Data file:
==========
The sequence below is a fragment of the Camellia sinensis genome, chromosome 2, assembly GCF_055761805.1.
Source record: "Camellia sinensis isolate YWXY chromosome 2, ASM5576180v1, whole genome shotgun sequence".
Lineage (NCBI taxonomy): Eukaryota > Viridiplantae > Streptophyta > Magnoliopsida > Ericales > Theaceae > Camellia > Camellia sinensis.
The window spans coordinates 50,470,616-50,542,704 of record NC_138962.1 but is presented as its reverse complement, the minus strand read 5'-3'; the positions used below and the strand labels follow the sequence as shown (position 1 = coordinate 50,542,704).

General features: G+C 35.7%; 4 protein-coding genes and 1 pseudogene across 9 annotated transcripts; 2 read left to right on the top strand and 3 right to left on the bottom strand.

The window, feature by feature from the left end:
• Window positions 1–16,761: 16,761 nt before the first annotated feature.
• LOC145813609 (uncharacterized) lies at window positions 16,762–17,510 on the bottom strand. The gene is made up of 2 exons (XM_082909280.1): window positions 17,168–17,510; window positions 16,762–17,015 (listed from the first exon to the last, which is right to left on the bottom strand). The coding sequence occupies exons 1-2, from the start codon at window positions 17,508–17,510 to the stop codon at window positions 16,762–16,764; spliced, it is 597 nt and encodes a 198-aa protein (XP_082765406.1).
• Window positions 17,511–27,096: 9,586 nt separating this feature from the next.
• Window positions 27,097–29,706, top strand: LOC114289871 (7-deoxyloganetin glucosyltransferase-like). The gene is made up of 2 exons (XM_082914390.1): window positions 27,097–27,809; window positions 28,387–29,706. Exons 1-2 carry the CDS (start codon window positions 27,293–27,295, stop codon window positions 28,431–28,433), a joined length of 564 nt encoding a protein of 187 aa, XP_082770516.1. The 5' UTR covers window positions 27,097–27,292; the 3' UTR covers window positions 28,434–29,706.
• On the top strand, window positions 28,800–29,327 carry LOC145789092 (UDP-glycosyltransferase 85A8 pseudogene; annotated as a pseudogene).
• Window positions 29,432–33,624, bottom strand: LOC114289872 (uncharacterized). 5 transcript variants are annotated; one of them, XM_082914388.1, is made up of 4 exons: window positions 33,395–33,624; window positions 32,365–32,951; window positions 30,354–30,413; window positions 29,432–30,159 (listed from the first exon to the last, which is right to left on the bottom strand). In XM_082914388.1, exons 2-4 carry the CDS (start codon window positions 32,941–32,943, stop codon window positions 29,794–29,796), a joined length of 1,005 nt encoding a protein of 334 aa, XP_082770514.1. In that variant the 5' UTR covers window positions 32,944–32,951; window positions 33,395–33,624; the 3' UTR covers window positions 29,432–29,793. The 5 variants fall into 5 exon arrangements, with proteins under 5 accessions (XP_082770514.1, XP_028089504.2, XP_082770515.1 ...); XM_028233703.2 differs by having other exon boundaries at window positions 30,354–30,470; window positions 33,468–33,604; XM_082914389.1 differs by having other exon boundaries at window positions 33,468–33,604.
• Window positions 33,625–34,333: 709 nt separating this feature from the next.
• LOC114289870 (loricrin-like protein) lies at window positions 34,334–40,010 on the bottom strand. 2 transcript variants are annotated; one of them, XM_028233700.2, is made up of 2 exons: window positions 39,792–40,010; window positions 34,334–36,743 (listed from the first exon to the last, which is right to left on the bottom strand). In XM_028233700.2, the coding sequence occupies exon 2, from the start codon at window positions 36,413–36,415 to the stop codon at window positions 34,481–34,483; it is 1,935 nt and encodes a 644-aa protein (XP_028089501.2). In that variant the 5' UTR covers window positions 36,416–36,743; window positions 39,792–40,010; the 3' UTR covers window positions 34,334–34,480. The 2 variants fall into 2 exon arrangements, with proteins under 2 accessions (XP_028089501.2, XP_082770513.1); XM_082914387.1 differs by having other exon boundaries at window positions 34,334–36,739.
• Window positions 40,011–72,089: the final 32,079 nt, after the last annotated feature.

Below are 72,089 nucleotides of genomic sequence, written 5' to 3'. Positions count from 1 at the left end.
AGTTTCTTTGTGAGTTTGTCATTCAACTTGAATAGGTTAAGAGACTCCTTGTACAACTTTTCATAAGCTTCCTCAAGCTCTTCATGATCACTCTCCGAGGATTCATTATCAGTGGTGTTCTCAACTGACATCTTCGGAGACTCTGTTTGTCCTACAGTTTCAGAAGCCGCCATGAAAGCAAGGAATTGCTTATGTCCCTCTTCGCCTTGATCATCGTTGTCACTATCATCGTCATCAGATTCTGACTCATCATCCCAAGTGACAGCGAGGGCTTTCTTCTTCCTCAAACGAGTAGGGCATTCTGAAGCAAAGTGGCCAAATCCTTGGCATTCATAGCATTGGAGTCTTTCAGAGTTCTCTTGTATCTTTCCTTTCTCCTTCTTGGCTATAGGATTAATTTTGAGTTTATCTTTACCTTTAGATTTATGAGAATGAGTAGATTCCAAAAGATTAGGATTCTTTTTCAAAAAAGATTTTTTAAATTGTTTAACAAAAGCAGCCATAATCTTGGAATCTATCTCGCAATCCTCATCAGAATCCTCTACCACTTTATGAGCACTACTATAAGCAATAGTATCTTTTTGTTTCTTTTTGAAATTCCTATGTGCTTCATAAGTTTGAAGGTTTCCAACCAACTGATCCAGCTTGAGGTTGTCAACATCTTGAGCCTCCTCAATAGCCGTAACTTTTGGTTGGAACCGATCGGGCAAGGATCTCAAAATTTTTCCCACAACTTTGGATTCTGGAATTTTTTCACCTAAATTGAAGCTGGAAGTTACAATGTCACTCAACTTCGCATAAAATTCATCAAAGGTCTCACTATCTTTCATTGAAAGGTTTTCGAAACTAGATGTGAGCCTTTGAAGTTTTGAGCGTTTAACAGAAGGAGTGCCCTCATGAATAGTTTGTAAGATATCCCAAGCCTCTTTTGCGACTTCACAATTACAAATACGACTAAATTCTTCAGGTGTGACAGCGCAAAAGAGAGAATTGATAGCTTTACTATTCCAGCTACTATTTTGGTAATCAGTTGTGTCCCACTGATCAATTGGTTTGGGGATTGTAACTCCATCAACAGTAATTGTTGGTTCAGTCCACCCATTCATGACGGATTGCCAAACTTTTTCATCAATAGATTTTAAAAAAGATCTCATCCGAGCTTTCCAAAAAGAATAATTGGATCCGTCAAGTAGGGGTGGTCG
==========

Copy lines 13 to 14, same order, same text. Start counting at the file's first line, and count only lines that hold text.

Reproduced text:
• Window positions 33,625–34,333: 709 nt separating this feature from the next.
• LOC114289870 (loricrin-like protein) lies at window positions 34,334–40,010 on the bottom strand. 2 transcript variants are annotated; one of them, XM_028233700.2, is made up of 2 exons: window positions 39,792–40,010; window positions 34,334–36,743 (listed from the first exon to the last, which is right to left on the bottom strand). In XM_028233700.2, the coding sequence occupies exon 2, from the start codon at window positions 36,413–36,415 to the stop codon at window positions 34,481–34,483; it is 1,935 nt and encodes a 644-aa protein (XP_028089501.2). In that variant the 5' UTR covers window positions 36,416–36,743; window positions 39,792–40,010; the 3' UTR covers window positions 34,334–34,480. The 2 variants fall into 2 exon arrangements, with proteins under 2 accessions (XP_028089501.2, XP_082770513.1); XM_082914387.1 differs by having other exon boundaries at window positions 34,334–36,739.